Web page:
There is no grain-free food that  is considered safe at  this time, unfortunately.  The pea protein/pulses is one possibility for the increase in DCM but they're still trying to figure it out. If you're on Facebook, you can join the group  https://www.facebook.com/groups/TaurineDCM/ to  learn more. The good news is that nutritional  DCM can be reversed after switching to one of the recommended foods (not the grain-free versions): Iam's, Science Diet,  Purina, Royal Canin, and Eukanaba are considered  well-researched and safe--no dogs have been reported to nutritional  DCM while on these foods.. Hopefully your pup is just reacting to summer heat, but I would switch foods right away if I were you. The only real way to know if diet has affected a dog's heart is  through an echocardiogram. Many dogs had normal taurine levels but still developed DCM. 

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2 hours ago, JessieC said:

This  is the pamphlet on the National Research Council site, which  supports my belief that fat, protein,  and carbohydrates are all necessary in a dog's  diet. If you could link me to a study that you have read that shows  carbs are detrimental to dogs, I am willing  to keep  an open mind, but all of the trusted sources stress a balance that includes carbohydrate in a dog's diet. 

http://dels.nas.edu/resources/static-assets/banr/miscellaneous/dog_nutrition_final_fix.pdf

Quotes from National Research Council pamphlet linked above:

Dogs need several different kinds of nutrients to survive: amino acids from proteins, fatty acids and carbohydrates, vitamins, minerals, and water. T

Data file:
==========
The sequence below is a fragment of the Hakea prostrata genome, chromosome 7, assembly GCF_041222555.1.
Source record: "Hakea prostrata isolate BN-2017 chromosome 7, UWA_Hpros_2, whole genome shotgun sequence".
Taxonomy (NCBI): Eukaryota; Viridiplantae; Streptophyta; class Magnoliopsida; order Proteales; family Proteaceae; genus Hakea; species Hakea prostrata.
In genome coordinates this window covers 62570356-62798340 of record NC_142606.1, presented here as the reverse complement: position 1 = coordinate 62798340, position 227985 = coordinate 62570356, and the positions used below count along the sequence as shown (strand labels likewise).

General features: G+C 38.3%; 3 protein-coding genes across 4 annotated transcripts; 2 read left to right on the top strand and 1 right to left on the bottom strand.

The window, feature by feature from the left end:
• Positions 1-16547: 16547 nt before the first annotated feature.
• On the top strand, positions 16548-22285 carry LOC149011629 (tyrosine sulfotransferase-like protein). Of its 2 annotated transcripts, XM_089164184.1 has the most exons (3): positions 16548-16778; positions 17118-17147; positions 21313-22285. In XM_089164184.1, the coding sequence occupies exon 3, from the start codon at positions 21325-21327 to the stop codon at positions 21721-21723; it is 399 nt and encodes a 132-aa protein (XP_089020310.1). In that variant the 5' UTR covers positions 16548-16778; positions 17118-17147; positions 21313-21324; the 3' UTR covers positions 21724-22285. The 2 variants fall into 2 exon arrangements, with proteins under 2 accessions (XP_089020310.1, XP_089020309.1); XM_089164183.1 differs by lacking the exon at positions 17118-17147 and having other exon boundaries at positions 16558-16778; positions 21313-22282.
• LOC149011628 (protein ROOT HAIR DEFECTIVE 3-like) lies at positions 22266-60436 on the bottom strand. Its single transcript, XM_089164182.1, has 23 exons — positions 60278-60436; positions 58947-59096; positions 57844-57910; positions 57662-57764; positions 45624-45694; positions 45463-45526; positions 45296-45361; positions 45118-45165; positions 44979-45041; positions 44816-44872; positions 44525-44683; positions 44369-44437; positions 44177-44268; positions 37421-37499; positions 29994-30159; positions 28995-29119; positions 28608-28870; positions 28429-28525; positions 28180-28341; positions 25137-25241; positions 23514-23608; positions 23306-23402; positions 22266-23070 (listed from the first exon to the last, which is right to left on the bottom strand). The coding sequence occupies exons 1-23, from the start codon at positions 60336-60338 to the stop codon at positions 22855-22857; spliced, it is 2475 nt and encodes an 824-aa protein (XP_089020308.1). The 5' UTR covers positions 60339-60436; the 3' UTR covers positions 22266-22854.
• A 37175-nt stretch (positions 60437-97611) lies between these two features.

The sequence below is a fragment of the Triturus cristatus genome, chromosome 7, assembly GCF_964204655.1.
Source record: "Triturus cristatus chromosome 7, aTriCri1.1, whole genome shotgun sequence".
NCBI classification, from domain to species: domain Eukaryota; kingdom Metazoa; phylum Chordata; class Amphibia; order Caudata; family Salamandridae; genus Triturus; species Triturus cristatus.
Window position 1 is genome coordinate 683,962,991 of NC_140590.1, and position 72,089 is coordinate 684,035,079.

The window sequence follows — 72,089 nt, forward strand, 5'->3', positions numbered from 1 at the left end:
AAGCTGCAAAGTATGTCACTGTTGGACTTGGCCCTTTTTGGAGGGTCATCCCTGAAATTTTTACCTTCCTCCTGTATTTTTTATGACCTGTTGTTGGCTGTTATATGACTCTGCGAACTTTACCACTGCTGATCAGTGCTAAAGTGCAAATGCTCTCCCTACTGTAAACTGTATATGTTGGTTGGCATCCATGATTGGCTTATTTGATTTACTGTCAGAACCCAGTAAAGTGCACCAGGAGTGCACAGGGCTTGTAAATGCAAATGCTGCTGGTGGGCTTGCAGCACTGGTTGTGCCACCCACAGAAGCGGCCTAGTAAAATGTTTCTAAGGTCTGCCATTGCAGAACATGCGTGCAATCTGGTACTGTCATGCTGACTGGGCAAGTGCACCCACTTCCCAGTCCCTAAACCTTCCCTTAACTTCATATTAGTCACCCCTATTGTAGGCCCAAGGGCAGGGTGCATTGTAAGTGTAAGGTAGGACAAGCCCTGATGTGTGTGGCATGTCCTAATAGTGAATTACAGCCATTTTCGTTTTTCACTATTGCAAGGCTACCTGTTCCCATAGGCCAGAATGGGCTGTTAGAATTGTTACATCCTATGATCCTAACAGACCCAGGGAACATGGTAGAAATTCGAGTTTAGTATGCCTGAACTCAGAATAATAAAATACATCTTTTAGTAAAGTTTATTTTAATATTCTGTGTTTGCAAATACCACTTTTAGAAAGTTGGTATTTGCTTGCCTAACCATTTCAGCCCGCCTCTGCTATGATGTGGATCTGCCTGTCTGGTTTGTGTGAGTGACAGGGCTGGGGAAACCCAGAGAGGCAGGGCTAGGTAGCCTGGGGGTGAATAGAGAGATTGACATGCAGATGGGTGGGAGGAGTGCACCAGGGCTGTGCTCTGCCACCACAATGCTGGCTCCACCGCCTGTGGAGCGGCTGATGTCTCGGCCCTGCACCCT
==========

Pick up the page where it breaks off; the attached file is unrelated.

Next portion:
Scientific research has shown that an adult dog’s daily diet can contain up to 50% carbohydrates by weight, including 2.5–4.5% from fiber. A minimum of approximately 5.5% of the diet should come from fats and 10% from protein.

Q: Does my dog need to eat meat? A: Because dogs are descended from omnivores, they are not strict meat eaters. They are remarkably adaptable to a wide range of ingredients, texture, and form in terms of what they will eat. Though many dogs may prefer animal-based protein, they can thrive on a vegetarian diet. Regardless of whether the protein comes from plant or animal sources, normal adult dogs should get at least 10% of their total calories from protein. Older dogs appear to require somewhat more protein to maintain their protein reserves, perhaps as much as 50% more

While this pamphlet may be "based on" the Nutrient Requirements of Dogs and Cats, it is not one and the same. In "popularizing" the information the author(s) of the pamphlet use language that is likely to cause cause confusion and they omit the central question at hand in our discussion.

For example, when they say that an adult dog’s daily diet "can" contain up to 50% carbohydrates by weight, it should NOT be misread as the NRC saying a dog's diet "must" contain carbohydrates, nor that it "should" contain carbohydrates.

Missing in this pamphlet is the finding that dogs HAVE NO ESSENTIAL NEEDS FOR CARBOHYDRATES IN THEIR DIET. None. Zero, Zip. Nada.

All the nutrients that dogs require is delivered by animal products, and delivered in a more optimal form.

Not mentioned is that feeding carbs disrupts the natural fat metabolism that provides dogs with abundant and easy replenishable energy. Dogs convert fat to glycogen is a highly efficient manner and can sustain the energy almost indefinitely. In contrast, carb metabolism causes a boom and bust cycle. Energy resources are fleeting, blood sugars are unstable, and the poor mechanism leads to obesity. They left that out, despite this being an uncontroversial finding in the medical literature.